The 2018 Honda Clarity Plug-In Hybrid will start at a recommended price of $34,290 including delivery, making it the least expensive plug-in hybrid sedan on the market this year.
Honda says it will go on sale December 1, and it will be offered at all Honda dealers in the U.S.
That means that for the first time, U.S. buyers can choose between two plug-in hybrids with more than 45 miles of range at prices starting under $35,000.
The 2018 Clarity Plug-In five-seat mid-size sedan is rated at 47 miles of electric range, and 42 mpg combined when operating as a conventional hybrid after the battery is depleted.
The 2018 Chevrolet Volt compact hatchback is rated at 53 miles of range and 42 mpg combined; it starts this year at $34,095, also including the mandatory delivery fee.
While the Volt has a fifth “seating position” on a padded hump between two rear seats, it’s functionally a four-person vehicle.
The Volt and the plug-in Clarity are two of the top three plug-in hybrids when rated on battery range, both following the range-extended electric BMW i3 REx with 97 miles of battery range.
All three vehicles are close in energy efficiency, too: When operating in electric mode, the plug-in Clarity is rated at 110 MPGe, against the Volt’s 106 MPGe and the i3 REx at 111 MPGe.
Among plug-in hybrid mid-size sedans, however, the Clarity is the clear leader, surpassing the rated range of plug-in hybrid versions of the Ford Fusion, Hyundai Sonata, and Kia Optima
The 2018 Honda Clarity Plug-In Hybrid is offered in standard and Touring trim levels.
All plug-in Clarity sedans come with keyless entry and start, an 8.0-inch touchscreen and eight-speaker audio system, dual-zone automatic climate control with rear vents, heated front seats, 18-inch alloy wheels, and LED lights front and rear.
They also include the LaneWatch video camera that shows the right-hand blind spot in the display, and the Honda Sensing active-safety system.
Honda Clarity Plug-In Hybrid at Honda R&D Center, Tochigi, Japan, June 2017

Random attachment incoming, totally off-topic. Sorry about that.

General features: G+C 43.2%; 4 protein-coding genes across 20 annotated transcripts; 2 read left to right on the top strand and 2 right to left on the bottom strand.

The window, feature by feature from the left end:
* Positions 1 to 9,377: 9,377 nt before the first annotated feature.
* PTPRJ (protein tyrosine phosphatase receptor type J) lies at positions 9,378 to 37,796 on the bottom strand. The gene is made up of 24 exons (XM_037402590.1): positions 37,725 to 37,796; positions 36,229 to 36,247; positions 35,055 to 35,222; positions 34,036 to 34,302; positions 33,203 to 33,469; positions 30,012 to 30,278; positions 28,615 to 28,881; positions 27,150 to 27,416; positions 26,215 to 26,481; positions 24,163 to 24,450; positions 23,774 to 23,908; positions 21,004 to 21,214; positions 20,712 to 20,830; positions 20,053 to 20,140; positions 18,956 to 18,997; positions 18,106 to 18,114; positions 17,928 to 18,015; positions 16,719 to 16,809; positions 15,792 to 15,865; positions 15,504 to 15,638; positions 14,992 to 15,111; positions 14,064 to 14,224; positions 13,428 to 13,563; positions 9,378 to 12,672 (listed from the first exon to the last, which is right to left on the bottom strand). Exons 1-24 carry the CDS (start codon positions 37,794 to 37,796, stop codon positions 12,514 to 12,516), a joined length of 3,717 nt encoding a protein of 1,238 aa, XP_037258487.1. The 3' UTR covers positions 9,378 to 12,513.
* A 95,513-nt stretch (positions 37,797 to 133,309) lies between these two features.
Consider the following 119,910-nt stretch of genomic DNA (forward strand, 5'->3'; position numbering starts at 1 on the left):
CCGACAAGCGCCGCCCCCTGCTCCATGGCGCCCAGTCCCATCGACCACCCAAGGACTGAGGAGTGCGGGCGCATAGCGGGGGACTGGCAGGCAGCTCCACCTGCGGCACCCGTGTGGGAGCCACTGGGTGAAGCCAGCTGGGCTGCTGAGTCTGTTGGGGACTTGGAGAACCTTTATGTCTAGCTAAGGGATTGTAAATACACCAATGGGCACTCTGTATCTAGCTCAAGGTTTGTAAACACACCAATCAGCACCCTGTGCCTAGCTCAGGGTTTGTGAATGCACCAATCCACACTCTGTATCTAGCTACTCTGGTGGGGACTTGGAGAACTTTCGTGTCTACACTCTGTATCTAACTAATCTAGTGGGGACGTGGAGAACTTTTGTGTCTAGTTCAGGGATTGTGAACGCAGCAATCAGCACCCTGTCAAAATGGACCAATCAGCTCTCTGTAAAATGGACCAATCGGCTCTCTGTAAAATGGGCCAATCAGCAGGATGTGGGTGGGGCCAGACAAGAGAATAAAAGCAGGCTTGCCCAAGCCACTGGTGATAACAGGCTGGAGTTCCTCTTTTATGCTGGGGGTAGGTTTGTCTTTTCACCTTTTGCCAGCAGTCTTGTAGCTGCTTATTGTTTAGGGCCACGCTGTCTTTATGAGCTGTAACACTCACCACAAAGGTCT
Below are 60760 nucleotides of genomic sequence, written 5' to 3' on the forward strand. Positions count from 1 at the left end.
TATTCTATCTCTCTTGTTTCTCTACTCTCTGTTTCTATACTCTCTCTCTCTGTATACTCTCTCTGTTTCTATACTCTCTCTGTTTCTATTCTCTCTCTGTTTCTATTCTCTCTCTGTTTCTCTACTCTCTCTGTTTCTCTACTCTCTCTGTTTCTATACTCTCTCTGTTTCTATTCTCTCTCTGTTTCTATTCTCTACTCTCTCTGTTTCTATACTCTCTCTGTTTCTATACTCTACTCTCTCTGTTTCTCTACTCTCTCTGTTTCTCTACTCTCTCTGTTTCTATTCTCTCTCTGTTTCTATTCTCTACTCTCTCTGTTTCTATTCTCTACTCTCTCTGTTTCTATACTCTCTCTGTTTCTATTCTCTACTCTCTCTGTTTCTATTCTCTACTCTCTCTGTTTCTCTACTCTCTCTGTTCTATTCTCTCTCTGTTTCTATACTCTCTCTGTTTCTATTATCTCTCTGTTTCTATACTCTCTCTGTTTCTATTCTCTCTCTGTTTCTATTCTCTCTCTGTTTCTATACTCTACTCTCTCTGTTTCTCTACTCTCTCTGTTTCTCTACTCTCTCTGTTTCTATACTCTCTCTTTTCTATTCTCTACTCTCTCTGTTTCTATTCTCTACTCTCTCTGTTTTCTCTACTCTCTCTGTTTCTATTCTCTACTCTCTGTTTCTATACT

The Touring model adds a navigation system with charging-station locations built in, an eight-way power adjustable driver’s seat and four-way front passenger’s seat, perforated leather upholstery and imitation-suede interior, and a leather-wrapped steering wheel.
Recommended prices for the Clarity Plug-In Hybrid Touring line begin at $37,490.
All plug-in hybrid Claritys are powered by a 1.5-liter Atkinson-cycle inline-4 with Honda’s two-motor hybrid system, which takes the place of a transmission.
One motor, rated at 135 kilowatts (181 horsepower) and 232 pound-feet of torque, can drive the car itself under many circumstances, especially at lower speeds.
The default driving mode, Normal, runs on battery power until the pack is depleted and then essentially turns into a conventional hybrid car.
A separate toggle for “HV” (or Hybrid Vehicle) mode can be selected with any of the three driving modes; it operates the car and maintains battery charge for later all-electric use.
A Sport mode uses the battery and engine more aggressively, while the Econ mode reduces power draw and cabin ventilation to extend the range, along with slower acceleration.
The 17-kilowatt-hour lithium-ion battery pack is located behind the rear seat, with a quoted recharge time of 2.5 hours when using a 240-volt Level 2 charging station.
The challenge for Honda, as it has been for Chevrolet and other makers, is that car buyers generally have no understanding of plug-in hybrids or why they would be advantageous.